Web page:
/ 31 May 2019

Citizen participation is essential to change government

As over 17 African countries gear up for elections in 2024 are launching a continental series of op-eds and podcasts on whether digitalisation will benefit democracy in Africa.
As over 17 African countries gear up for elections in 2024 are launching a continental series of op-eds and podcasts on whether digitalisation will benefit democracy in Africa.(Delwyn Verasamy/M&G)


Economist Milton Friedman once remarked that “governments never learn, only people learn’’. He was right. Left to their own devices, governments the world over tend to repeat the same mistakes.

South Africa’s national elections are over. Now the new administration must go full steam ahead with the primary business of government — to deliver quality education, health and other social services, to build the economic infrastructure and facilitate an environment for job creation and economic growth.

This should be a simple task, given that over the next five years government will have no less than R8-trillion in its coffers to mend the country’s developmental and economic fortunes. But, history has taught us that billions of rands do not always translate into better services, jobs and economic growth.

The reasons for this are related to the inability or unwillingness of government to learn from the past. New government administrations have a habit of coming into power with ambitious promises of reforms, only to be bogged down by the rigid structure of state machinery. Simplistic as this may sound, the reality is that government programmes are inordinately institutionalised and deeply entrenched in the state delivery machinery, leaving no room for the new incumbents to change or terminate them. Bureaucrats do not make the job of the new incumbents easy, either. They are quick to dismiss innovations and resist change by pointing to failed attempts to change policy direction, but offer no lessons about the reasons for failure. Public servants’ scepticism is not entirely baseless. They experience recurring hype about delivery reform that ends with no more than political rhetoric and lip service.

To illustrate this rigidity and resistance, delivery of basic education will remain a priority for the new administration, but few changes will be made to the mode of delivery and curriculum structure. A closer look points to a number of enduring deficiencies: attrition rates are not improving; the public’s knowledge about the overall performance of the system is only through matric results; pupils are moving to high-performing schools in droves; and most matriculants are not job ready.

This is an indication of a system that needs reform. But, it’s easier to overlook the need to refocus the education system towards broader developmental outcomes. Hiring teachers and providing support materials is no guarantee that the resulting education outcomes will be of the requi-site quality, especially if the pedagogy is not aligned to the country’s developmental needs.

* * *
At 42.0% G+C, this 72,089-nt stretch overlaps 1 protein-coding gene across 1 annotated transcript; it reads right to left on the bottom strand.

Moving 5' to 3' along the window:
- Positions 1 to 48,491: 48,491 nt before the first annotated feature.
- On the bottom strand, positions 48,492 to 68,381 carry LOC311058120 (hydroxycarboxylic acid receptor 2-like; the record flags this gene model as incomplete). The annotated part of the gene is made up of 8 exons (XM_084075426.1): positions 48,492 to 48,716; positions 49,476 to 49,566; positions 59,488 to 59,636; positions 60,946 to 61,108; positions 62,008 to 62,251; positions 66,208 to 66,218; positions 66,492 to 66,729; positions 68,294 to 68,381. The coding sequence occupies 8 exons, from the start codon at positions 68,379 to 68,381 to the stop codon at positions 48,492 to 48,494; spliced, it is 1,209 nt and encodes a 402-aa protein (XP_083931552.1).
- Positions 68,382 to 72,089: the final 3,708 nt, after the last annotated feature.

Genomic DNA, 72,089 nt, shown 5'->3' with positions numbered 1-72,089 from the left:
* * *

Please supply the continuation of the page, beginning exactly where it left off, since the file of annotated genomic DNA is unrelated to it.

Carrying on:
Healthcare also needs reform. For example, we are still waiting the National Health Insurance scheme and healthcare facilities have stressed the need for decentralised budgets but their request has fallen on deaf ears. How long does it take to restructure the public healthcare system? Truth be told, bold reforms are stalled by conservative reflexes and vested interest groupings that seek only to defend the status quo.

There is one area where government seemingly excels in making the changes after each election — resizing and changing the composition of departments or the Cabinet. Going into the 2019 elections, political parties, civil society groups and groupings in the financial sector lamented the bulkiness and fragmentation of Cabinet’s structure and its implication for the budget and organisational effectiveness.

Departments have historically been merged and separated in an effort to improve the efficiency of government operations — or to dispense political patronage. These changes do not necessarily consider the disruptions caused to departments’ operations.

In the absence of bold reforms to challenge deep-seated state rigidities and enhance performance, voters and the general public are left with one option — to embrace participatory governance to gain more of a say in public decision-making processes affecting their lives. This is by far the most crucial role the citizen can play in making sure that government delivers on its promises. There is a plethora of legislatively recognised formal mechanisms that enables citizens to participate in policy planning, implementation and oversight processes, from ward committees and school governing bodies to clinic committees, among others.

But active participatory governance requires well organised civil society groups who will advocate for change and better results using information available in various government performance plans, annual and audit reports as well as oversight reports by the legislators.

A combination of good policies, commitment to quality execution, a responsive budget and a little nudging from the public should ideally translate into a better life and equal opportunities for all.

Eddie Rakabe is a writer, researcher and development economist